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Elite Sport and Development of Asthma

This study has been completed.
Sponsor:
ClinicalTrials.gov Identifier:
NCT00262587
First Posted: December 7, 2005
Last Update Posted: May 16, 2012
The safety and scientific validity of this study is the responsibility of the study sponsor and investigators. Listing a study does not mean it has been evaluated by the U.S. Federal Government. Read our disclaimer for details.
Collaborators:
Imperial College London
Anti Doping Danmark
GlaxoSmithKline
The Research Foundation of Bispebjerg Hospital
Ragnhild Ibsens Legat For Medicinsk Forskning
Information provided by (Responsible Party):
Thomas Lund, Bispebjerg Hospital
December 6, 2005
December 7, 2005
May 16, 2012
September 2005
December 2008   (Final data collection date for primary outcome measure)
  • Eucapnic voluntary hyperventilation (EVH) [ Time Frame: End of study ]
  • Exhaled Nitric Oxide [ Time Frame: End of study ]
  • Exhaled Nitric Oxide (NO)
  • Eucapnic voluntary hyperventilation (EVH)
Complete list of historical versions of study NCT00262587 on ClinicalTrials.gov Archive Site
  • Respiratory symptoms [ Time Frame: End of study ]
  • Lung function [ Time Frame: End of study ]
  • Respiratory symptoms
  • Lung function
Not Provided
Not Provided
 
Elite Sport and Development of Asthma
Elite Sport and Development of Asthma
International studies have shown that elite athletes have a high prevalence of respiratory symptoms and asthma as compared to normal subjects. It is unclear whether the increased prevalence of asthma in elite athletes reflects "traditional asthma" or whether it is a special form of "sports asthma". The treatment of elite athletes with asthma seems to vary widely, and only a few studies have focused on the treatment of elite athletes with asthma. Further knowledge of the pathogenesis of sports asthma would lead to a greater understanding and better treatment of the condition. This study will investigate the type of airway inflammation in elite athletes and examine the effect of treatment with inhaled steroids in combination with long-acting beta-agonists versus placebo in the same group.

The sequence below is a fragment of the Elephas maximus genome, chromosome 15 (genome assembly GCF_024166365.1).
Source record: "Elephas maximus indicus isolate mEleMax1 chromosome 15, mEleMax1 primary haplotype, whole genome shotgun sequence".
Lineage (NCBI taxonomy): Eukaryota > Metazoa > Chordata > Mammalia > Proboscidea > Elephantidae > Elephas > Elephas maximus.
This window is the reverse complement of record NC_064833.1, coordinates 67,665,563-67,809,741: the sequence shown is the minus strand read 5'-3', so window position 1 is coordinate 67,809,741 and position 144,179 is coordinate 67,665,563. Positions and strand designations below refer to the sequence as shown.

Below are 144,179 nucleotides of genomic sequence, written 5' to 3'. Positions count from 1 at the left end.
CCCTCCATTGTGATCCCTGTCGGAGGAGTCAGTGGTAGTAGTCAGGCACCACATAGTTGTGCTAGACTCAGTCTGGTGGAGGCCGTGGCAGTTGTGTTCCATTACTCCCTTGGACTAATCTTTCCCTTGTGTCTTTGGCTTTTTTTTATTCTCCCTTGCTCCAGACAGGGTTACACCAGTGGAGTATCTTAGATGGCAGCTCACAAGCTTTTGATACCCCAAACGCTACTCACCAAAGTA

Not Provided
Interventional
Phase 4
Allocation: Randomized
Intervention Model: Parallel Assignment
Masking: Double (Participant, Investigator)
Primary Purpose: Treatment
Asthma
  • Drug: Seretide
    Combination of inhaled corticosteroids (250 microgr) and inhaled long-acting beta2-agonists (25 microgr)
  • Drug: Placebo
    Inhaled sugar powder in a placebo inhaler
  • Placebo Comparator: Placebo
    Placebo inhaler (sugar powder)
    Intervention: Drug: Placebo
  • Active Comparator: Seretide
    Seretide inhaler
    Intervention: Drug: Seretide
Not Provided

*   Includes publications given by the data provider as well as publications identified by ClinicalTrials.gov Identifier (NCT Number) in Medline.
 
Completed
18
December 2008
December 2008   (Final data collection date for primary outcome measure)

Inclusion Criteria:

  • Elite athletes
  • Informed consent
  • Doctor diagnosed asthma

Exclusion Criteria:

  • Current smoker or more than 10 pack-years
  • Pregnancy, breast feeding or planning pregnancy during the study.
  • ICS within the last 4 weeks prior to visit 1.
Sexes Eligible for Study: All
18 Years to 35 Years   (Adult)
Yes
Contact information is only displayed when the study is recruiting subjects
Denmark
 
 
NCT00262587
2005-061
(KF) 01 262958
Not Provided
Not Provided
Not Provided
Thomas Lund, Bispebjerg Hospital
Bispebjerg Hospital
  • Imperial College London
  • Anti Doping Danmark
  • GlaxoSmithKline
  • The Research Foundation of Bispebjerg Hospital
  • Ragnhild Ibsens Legat For Medicinsk Forskning
Principal Investigator: Thomas Lund, MD Respiratory and Allergy Research Unit, Department of Respiratory Medicine
Bispebjerg Hospital
May 2012

ICMJE     Data element required by the International Committee of Medical Journal Editors and the World Health Organization ICTRP